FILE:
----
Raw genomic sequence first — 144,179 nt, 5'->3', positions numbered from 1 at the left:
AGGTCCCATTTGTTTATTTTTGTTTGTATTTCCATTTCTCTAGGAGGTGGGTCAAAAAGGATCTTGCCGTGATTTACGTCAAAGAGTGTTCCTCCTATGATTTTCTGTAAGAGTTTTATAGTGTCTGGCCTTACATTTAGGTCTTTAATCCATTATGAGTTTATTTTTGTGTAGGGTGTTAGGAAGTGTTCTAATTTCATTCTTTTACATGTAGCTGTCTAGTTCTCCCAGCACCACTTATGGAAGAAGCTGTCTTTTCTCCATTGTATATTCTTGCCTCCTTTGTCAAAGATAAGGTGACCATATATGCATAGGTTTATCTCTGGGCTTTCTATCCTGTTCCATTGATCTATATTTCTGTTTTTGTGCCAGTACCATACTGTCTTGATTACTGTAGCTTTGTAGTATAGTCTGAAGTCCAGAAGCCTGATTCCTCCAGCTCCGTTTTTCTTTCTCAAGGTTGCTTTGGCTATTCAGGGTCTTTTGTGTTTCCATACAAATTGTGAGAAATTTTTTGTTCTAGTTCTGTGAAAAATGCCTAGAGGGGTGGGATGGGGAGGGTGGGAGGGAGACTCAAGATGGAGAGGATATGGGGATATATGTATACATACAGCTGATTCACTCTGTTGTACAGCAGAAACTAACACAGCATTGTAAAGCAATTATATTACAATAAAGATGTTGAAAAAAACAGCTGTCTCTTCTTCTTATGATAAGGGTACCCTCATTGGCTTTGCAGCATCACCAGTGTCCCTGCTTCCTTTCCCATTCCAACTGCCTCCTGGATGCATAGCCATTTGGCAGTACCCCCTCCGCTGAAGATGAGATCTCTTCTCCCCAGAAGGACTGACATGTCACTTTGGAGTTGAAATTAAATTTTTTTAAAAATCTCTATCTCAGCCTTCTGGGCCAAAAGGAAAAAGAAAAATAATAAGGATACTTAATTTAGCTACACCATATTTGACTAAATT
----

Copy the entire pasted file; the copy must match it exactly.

Raw genomic sequence first — 144,179 nt, 5'->3', positions numbered from 1 at the left:
AGGTCCCATTTGTTTATTTTTGTTTGTATTTCCATTTCTCTAGGAGGTGGGTCAAAAAGGATCTTGCCGTGATTTACGTCAAAGAGTGTTCCTCCTATGATTTTCTGTAAGAGTTTTATAGTGTCTGGCCTTACATTTAGGTCTTTAATCCATTATGAGTTTATTTTTGTGTAGGGTGTTAGGAAGTGTTCTAATTTCATTCTTTTACATGTAGCTGTCTAGTTCTCCCAGCACCACTTATGGAAGAAGCTGTCTTTTCTCCATTGTATATTCTTGCCTCCTTTGTCAAAGATAAGGTGACCATATATGCATAGGTTTATCTCTGGGCTTTCTATCCTGTTCCATTGATCTATATTTCTGTTTTTGTGCCAGTACCATACTGTCTTGATTACTGTAGCTTTGTAGTATAGTCTGAAGTCCAGAAGCCTGATTCCTCCAGCTCCGTTTTTCTTTCTCAAGGTTGCTTTGGCTATTCAGGGTCTTTTGTGTTTCCATACAAATTGTGAGAAATTTTTTGTTCTAGTTCTGTGAAAAATGCCTAGAGGGGTGGGATGGGGAGGGTGGGAGGGAGACTCAAGATGGAGAGGATATGGGGATATATGTATACATACAGCTGATTCACTCTGTTGTACAGCAGAAACTAACACAGCATTGTAAAGCAATTATATTACAATAAAGATGTTGAAAAAAACAGCTGTCTCTTCTTCTTATGATAAGGGTACCCTCATTGGCTTTGCAGCATCACCAGTGTCCCTGCTTCCTTTCCCATTCCAACTGCCTCCTGGATGCATAGCCATTTGGCAGTACCCCCTCCGCTGAAGATGAGATCTCTTCTCCCCAGAAGGACTGACATGTCACTTTGGAGTTGAAATTAAATTTTTTTAAAAATCTCTATCTCAGCCTTCTGGGCCAAAAGGAAAAAGAAAAATAATAAGGATACTTAATTTAGCTACACCATATTTGACTAAATT